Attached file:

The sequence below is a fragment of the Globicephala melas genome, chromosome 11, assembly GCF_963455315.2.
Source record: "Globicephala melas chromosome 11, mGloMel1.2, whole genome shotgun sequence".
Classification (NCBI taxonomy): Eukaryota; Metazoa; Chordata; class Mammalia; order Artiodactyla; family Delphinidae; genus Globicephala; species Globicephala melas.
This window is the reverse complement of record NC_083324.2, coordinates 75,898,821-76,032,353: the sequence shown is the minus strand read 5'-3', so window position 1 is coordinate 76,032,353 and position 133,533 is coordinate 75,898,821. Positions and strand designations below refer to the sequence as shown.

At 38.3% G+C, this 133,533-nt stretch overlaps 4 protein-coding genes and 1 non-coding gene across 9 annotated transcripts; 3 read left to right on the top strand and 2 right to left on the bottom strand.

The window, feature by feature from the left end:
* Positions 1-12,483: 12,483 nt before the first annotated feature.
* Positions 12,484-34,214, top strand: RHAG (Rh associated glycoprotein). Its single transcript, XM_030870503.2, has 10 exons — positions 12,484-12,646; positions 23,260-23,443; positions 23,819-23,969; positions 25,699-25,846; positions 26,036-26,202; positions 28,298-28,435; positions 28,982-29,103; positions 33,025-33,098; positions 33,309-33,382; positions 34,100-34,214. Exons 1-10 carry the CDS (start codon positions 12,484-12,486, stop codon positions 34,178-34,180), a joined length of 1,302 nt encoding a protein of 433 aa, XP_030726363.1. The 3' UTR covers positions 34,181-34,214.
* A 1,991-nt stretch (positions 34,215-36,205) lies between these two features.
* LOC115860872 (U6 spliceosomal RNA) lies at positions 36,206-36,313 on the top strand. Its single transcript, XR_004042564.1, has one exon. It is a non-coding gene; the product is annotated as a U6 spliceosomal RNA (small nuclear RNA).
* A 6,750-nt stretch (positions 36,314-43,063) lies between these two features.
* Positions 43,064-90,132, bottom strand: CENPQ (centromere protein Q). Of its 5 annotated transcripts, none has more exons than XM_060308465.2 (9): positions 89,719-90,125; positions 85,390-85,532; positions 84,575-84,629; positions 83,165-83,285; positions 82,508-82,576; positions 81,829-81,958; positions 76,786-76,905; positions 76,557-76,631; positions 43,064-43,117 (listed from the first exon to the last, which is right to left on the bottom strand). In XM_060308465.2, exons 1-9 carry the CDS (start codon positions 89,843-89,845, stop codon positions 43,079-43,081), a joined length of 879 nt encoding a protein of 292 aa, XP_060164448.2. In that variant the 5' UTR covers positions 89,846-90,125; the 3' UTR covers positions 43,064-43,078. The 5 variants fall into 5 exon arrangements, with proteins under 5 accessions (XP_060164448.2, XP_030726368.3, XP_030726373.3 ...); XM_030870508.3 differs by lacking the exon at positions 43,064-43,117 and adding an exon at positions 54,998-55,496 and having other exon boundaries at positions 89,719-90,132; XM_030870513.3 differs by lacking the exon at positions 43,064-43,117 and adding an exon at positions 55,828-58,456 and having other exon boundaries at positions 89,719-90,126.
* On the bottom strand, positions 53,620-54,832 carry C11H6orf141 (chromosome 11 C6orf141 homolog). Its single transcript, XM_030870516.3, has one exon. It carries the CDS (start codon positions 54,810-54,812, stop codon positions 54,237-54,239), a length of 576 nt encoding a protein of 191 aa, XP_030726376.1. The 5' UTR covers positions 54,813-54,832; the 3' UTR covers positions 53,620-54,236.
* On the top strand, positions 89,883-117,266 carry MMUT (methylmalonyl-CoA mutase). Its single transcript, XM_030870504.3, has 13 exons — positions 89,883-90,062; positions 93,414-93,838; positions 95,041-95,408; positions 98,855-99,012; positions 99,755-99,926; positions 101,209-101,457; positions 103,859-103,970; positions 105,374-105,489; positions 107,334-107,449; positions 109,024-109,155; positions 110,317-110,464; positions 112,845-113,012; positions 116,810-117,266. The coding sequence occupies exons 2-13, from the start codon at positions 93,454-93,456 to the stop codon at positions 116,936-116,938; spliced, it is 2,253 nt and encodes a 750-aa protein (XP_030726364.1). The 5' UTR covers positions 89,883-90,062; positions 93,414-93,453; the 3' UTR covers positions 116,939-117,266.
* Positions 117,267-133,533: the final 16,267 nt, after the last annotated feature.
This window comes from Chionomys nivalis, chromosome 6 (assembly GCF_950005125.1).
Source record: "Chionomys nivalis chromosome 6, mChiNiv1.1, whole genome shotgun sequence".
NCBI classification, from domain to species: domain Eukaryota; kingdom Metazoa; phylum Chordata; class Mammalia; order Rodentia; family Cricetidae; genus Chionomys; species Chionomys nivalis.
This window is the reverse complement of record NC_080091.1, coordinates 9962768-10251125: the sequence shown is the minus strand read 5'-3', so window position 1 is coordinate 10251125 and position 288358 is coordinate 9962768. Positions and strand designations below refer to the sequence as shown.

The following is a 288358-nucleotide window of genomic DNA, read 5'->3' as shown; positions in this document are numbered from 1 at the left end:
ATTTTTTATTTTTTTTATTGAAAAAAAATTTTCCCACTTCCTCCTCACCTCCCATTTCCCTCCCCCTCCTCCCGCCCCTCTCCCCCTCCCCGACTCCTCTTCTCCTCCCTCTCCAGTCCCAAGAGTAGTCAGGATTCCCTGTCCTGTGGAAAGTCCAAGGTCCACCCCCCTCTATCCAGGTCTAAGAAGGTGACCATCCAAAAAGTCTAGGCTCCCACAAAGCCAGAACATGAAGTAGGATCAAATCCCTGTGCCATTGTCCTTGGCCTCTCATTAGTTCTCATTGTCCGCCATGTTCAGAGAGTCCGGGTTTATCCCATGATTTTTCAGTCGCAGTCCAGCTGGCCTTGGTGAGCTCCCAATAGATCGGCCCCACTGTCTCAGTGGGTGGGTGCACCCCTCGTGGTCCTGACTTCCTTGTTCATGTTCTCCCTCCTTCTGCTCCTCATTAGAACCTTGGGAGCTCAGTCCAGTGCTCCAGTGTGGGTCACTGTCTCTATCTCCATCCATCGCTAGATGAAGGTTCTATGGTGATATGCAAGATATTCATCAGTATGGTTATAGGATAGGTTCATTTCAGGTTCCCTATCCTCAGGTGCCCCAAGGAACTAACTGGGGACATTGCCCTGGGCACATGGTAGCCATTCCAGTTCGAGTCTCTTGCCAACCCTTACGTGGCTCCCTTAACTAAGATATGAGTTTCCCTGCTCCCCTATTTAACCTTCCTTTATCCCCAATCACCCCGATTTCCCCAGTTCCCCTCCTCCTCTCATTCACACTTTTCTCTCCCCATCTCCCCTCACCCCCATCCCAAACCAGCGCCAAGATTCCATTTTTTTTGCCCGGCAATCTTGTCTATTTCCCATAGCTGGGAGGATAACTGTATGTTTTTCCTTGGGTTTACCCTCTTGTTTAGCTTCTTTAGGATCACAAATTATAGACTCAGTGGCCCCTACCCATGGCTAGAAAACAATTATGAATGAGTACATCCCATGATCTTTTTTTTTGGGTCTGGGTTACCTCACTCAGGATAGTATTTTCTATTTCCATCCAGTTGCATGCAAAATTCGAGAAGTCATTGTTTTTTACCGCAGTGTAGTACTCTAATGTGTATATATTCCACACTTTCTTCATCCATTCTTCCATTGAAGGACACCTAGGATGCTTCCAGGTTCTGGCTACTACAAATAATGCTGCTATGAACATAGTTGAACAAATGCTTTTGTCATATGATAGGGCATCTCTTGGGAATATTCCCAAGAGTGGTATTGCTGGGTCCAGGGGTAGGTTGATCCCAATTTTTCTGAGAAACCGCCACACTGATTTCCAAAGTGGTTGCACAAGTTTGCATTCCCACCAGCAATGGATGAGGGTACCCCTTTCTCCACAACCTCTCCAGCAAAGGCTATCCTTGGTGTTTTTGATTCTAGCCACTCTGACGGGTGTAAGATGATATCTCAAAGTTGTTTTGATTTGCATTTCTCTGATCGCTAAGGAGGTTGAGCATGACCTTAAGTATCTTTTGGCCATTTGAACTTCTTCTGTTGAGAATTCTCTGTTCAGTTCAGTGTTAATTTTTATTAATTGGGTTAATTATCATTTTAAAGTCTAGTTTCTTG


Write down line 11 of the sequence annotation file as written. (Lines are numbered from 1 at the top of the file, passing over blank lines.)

* A 6,750-nt stretch (positions 36,314-43,063) lies between these two features.